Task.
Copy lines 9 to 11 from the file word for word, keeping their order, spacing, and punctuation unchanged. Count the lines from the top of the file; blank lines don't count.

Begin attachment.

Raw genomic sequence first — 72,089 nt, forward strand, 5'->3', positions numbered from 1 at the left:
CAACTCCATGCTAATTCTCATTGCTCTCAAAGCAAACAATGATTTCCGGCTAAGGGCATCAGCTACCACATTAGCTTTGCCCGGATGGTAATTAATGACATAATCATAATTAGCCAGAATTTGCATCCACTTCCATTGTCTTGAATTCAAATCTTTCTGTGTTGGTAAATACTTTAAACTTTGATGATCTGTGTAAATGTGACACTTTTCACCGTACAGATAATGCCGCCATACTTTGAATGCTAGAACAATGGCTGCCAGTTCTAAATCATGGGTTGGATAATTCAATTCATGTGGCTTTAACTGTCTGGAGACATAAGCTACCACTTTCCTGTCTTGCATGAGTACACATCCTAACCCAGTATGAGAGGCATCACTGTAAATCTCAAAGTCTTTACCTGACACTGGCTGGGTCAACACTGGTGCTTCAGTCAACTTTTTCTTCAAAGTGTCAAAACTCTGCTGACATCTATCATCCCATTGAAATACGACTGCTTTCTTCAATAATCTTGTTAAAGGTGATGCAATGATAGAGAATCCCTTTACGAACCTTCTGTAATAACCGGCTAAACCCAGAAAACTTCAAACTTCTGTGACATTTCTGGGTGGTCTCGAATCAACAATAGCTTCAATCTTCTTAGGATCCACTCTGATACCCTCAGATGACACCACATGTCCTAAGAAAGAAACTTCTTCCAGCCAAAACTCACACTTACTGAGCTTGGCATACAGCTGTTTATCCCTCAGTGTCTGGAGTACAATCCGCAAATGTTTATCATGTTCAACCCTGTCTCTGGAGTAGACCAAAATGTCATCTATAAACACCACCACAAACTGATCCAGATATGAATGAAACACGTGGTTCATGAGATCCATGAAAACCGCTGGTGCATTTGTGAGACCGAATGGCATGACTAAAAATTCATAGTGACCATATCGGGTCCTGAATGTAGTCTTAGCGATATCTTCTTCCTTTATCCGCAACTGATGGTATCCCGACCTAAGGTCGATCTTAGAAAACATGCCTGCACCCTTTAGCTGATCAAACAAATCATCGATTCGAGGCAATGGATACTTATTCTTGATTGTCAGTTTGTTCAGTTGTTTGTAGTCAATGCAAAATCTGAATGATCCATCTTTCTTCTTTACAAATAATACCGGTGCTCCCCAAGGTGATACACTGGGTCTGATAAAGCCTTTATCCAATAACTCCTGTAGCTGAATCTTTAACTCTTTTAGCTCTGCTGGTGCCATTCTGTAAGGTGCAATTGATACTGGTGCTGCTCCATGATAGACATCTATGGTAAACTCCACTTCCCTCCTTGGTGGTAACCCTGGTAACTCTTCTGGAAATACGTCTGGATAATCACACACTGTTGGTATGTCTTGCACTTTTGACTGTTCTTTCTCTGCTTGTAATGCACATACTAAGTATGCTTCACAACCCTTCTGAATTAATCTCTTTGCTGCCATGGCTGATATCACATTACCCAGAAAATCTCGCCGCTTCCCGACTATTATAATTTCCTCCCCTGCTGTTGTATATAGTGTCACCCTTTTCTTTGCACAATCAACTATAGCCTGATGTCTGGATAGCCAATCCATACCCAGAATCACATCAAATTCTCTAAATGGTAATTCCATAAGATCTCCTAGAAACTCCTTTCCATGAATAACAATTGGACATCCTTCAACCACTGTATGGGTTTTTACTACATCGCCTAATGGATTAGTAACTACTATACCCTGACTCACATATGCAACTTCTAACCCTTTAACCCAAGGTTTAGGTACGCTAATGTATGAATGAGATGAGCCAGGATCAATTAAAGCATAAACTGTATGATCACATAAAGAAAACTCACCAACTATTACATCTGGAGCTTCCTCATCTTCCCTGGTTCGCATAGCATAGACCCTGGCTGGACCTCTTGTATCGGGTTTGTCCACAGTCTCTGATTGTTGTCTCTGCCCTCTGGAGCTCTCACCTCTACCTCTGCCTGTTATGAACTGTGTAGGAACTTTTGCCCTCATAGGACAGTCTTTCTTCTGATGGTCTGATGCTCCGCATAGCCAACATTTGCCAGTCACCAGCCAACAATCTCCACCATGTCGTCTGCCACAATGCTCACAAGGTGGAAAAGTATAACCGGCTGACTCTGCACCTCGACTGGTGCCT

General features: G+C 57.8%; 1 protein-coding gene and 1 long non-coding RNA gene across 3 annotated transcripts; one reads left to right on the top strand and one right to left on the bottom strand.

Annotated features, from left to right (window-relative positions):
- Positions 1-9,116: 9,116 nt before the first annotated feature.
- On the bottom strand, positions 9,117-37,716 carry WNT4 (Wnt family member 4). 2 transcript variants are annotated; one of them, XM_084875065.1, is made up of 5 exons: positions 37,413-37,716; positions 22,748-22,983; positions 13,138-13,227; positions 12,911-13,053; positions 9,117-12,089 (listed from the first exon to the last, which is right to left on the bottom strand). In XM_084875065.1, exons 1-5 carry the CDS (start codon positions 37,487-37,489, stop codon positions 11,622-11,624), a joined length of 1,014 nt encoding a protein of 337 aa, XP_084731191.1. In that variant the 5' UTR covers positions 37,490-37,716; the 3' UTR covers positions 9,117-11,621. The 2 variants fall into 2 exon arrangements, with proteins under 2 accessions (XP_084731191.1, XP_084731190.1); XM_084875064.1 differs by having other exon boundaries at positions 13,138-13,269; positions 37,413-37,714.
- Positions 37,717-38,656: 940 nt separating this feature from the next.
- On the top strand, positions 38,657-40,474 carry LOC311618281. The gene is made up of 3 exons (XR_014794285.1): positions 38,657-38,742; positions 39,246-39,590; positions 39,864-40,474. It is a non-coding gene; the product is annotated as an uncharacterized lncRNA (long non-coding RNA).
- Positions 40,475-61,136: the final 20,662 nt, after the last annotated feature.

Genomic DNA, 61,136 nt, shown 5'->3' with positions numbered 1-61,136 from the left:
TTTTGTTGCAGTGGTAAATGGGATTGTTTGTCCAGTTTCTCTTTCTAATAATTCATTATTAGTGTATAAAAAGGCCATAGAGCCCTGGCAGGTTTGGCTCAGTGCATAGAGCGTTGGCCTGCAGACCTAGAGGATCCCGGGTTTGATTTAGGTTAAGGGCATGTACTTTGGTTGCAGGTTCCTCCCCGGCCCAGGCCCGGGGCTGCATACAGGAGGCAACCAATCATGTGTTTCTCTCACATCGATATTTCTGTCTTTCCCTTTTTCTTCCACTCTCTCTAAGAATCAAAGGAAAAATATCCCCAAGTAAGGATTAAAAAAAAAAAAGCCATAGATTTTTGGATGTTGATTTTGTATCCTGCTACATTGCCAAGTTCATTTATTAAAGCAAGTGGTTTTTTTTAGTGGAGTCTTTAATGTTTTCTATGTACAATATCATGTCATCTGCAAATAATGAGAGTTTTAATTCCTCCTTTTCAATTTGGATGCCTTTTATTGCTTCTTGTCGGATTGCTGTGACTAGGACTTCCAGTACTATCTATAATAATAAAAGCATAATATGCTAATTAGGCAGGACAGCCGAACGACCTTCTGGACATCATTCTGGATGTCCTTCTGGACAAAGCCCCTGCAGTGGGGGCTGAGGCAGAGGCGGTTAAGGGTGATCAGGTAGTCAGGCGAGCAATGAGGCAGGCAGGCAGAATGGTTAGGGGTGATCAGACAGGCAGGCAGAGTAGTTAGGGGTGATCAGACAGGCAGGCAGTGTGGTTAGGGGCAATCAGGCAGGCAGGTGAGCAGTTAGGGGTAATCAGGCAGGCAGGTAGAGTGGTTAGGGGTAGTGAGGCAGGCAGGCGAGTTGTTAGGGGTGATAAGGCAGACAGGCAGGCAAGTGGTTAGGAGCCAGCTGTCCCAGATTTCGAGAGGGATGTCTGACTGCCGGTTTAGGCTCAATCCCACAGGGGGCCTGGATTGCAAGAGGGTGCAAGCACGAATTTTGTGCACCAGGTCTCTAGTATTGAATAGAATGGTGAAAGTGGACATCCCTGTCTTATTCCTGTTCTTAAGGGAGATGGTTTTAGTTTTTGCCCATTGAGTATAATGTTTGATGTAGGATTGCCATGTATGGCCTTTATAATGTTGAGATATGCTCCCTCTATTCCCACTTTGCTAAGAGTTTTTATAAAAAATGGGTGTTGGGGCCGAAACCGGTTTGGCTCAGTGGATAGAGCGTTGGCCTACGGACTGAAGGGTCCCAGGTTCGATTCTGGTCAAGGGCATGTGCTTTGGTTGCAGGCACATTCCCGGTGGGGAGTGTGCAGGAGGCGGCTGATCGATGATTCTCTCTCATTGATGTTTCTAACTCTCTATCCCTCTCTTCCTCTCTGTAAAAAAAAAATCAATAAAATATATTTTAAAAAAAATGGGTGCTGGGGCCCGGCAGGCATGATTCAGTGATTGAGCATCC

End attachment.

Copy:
- Positions 40,475-61,136: the final 20,662 nt, after the last annotated feature.

Genomic DNA, 61,136 nt, shown 5'->3' with positions numbered 1-61,136 from the left:
TTTTGTTGCAGTGGTAAATGGGATTGTTTGTCCAGTTTCTCTTTCTAATAATTCATTATTAGTGTATAAAAAGGCCATAGAGCCCTGGCAGGTTTGGCTCAGTGCATAGAGCGTTGGCCTGCAGACCTAGAGGATCCCGGGTTTGATTTAGGTTAAGGGCATGTACTTTGGTTGCAGGTTCCTCCCCGGCCCAGGCCCGGGGCTGCATACAGGAGGCAACCAATCATGTGTTTCTCTCACATCGATATTTCTGTCTTTCCCTTTTTCTTCCACTCTCTCTAAGAATCAAAGGAAAAATATCCCCAAGTAAGGATTAAAAAAAAAAAAGCCATAGATTTTTGGATGTTGATTTTGTATCCTGCTACATTGCCAAGTTCATTTATTAAAGCAAGTGGTTTTTTTTAGTGGAGTCTTTAATGTTTTCTATGTACAATATCATGTCATCTGCAAATAATGAGAGTTTTAATTCCTCCTTTTCAATTTGGATGCCTTTTATTGCTTCTTGTCGGATTGCTGTGACTAGGACTTCCAGTACTATCTATAATAATAAAAGCATAATATGCTAATTAGGCAGGACAGCCGAACGACCTTCTGGACATCATTCTGGATGTCCTTCTGGACAAAGCCCCTGCAGTGGGGGCTGAGGCAGAGGCGGTTAAGGGTGATCAGGTAGTCAGGCGAGCAATGAGGCAGGCAGGCAGAATGGTTAGGGGTGATCAGACAGGCAGGCAGAGTAGTTAGGGGTGATCAGACAGGCAGGCAGTGTGGTTAGGGGCAATCAGGCAGGCAGGTGAGCAGTTAGGGGTAATCAGGCAGGCAGGTAGAGTGGTTAGGGGTAGTGAGGCAGGCAGGCGAGTTGTTAGGGGTGATAAGGCAGACAGGCAGGCAAGTGGTTAGGAGCCAGCTGTCCCAGATTTCGAGAGGGATGTCTGACTGCCGGTTTAGGCTCAATCCCACAGGGGGCCTGGATTGCAAGAGGGTGCAAGCACGAATTTTGTGCACCAGGTCTCTAGTATTGAATAGAATGGTGAAAGTGGACATCCCTGTCTTATTCCTGTTCTTAAGGGAGATGGTTTTAGTTTTTGCCCATTGAGTATAATGTTTGATGTAGGATTGCCATGTATGGCCTTTATAATGTTGAGATATGCTCCCTCTATTCCCACTTTGCTAAGAGTTTTTATAAAAAATGGGTGTTGGGGCCGAAACCGGTTTGGCTCAGTGGATAGAGCGTTGGCCTACGGACTGAAGGGTCCCAGGTTCGATTCTGGTCAAGGGCATGTGCTTTGGTTGCAGGCACATTCCCGGTGGGGAGTGTGCAGGAGGCGGCTGATCGATGATTCTCTCTCATTGATGTTTCTAACTCTCTATCCCTCTCTTCCTCTCTGTAAAAAAAAAATCAATAAAATATATTTTAAAAAAAATGGGTGCTGGGGCCCGGCAGGCATGATTCAGTGATTGAGCATCC